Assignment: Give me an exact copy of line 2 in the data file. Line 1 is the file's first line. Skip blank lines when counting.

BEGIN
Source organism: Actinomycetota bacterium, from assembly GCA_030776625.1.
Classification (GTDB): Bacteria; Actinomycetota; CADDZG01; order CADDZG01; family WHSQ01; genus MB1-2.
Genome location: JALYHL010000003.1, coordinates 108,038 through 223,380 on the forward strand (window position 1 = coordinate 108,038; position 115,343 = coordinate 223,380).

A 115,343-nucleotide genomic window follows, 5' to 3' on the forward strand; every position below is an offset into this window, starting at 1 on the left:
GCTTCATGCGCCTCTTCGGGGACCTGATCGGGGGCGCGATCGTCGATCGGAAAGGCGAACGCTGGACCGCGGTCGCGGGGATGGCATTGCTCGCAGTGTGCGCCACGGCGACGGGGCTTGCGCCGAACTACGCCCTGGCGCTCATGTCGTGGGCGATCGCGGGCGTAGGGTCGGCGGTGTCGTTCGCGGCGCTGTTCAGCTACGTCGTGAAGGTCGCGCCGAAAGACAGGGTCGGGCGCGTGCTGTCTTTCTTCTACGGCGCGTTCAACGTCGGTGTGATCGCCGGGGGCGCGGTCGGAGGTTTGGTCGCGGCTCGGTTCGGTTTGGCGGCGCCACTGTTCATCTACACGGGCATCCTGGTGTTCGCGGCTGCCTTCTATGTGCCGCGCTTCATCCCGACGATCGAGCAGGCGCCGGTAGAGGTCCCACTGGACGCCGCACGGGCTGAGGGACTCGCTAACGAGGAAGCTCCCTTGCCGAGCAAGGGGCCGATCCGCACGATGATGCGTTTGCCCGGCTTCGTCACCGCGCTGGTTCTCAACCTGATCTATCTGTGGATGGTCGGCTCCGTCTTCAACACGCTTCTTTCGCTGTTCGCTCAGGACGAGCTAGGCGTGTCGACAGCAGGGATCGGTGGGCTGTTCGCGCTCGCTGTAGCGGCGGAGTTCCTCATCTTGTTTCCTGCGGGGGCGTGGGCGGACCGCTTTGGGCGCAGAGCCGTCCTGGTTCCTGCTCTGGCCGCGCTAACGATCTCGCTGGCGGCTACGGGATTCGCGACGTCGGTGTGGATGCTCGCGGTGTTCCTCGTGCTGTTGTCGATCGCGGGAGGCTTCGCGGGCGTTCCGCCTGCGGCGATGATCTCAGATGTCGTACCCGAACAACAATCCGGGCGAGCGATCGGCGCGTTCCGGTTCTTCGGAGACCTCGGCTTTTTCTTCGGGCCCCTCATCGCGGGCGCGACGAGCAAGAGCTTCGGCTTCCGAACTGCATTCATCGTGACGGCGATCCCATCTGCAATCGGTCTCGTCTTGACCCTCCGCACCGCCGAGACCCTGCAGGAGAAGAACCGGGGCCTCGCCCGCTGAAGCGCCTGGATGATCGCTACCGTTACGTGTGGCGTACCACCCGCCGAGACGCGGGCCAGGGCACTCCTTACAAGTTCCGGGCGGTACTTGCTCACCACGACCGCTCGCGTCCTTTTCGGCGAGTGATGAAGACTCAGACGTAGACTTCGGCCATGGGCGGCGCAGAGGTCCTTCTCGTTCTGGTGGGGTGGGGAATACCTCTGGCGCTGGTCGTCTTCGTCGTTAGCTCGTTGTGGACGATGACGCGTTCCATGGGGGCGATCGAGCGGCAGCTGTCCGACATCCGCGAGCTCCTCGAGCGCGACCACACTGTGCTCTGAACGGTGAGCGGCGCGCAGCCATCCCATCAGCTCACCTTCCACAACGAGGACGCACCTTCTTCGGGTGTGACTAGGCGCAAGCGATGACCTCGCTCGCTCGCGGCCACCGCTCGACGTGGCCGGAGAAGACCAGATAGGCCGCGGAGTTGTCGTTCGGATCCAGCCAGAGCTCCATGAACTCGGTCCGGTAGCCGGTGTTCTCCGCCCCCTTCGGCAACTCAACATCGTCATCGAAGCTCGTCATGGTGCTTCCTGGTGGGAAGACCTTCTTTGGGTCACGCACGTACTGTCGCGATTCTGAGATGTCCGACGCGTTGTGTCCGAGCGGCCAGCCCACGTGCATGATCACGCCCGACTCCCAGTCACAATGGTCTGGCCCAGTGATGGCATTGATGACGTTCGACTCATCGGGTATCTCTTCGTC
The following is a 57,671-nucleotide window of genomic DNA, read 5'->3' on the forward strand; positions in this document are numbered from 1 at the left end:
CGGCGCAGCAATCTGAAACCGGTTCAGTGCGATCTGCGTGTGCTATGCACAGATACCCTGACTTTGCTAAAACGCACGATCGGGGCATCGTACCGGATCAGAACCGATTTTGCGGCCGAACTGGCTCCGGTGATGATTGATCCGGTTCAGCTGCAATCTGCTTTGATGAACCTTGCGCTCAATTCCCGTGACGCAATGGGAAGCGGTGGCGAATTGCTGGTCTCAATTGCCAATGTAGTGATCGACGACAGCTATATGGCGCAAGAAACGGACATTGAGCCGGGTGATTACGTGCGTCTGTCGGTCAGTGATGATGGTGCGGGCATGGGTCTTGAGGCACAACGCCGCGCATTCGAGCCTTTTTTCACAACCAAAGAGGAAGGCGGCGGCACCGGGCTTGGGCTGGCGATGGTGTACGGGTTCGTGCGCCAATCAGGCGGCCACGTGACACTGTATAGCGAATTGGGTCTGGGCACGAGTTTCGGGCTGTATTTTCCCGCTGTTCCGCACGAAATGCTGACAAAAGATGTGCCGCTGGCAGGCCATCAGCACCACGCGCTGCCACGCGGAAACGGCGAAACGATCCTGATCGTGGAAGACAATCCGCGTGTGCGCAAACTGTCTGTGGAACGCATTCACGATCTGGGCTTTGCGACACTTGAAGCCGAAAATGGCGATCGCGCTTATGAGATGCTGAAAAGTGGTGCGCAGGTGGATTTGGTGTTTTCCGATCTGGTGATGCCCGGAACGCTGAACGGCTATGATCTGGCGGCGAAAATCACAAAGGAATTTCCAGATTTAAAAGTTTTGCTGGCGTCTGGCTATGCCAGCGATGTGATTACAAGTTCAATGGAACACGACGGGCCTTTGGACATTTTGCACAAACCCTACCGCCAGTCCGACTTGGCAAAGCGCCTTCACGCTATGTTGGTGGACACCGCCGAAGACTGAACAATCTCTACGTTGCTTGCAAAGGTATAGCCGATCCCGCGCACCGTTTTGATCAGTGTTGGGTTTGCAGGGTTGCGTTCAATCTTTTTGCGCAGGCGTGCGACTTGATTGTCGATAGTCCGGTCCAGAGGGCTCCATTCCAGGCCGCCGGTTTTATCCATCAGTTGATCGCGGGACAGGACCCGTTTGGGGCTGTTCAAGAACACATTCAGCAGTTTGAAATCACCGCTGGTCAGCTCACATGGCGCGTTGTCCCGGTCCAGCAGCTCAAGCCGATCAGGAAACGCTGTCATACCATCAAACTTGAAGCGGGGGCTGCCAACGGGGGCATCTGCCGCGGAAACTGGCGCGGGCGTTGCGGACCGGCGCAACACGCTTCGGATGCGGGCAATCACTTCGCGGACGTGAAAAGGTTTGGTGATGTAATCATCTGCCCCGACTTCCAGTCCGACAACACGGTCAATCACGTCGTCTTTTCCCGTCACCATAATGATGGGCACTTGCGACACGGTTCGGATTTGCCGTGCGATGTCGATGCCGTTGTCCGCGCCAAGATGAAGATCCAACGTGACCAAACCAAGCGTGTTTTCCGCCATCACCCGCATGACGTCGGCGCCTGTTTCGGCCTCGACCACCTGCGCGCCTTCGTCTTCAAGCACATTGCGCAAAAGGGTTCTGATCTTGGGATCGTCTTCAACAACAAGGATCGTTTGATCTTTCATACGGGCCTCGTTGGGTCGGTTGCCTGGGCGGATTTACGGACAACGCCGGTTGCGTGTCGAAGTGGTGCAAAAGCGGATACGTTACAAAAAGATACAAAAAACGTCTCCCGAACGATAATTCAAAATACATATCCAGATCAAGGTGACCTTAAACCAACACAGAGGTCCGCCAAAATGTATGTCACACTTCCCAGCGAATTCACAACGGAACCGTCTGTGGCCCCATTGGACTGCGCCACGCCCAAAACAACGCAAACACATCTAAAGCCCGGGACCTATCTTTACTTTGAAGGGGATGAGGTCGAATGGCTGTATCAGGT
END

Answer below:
Classification (GTDB): Bacteria; Actinomycetota; CADDZG01; order CADDZG01; family WHSQ01; genus MB1-2.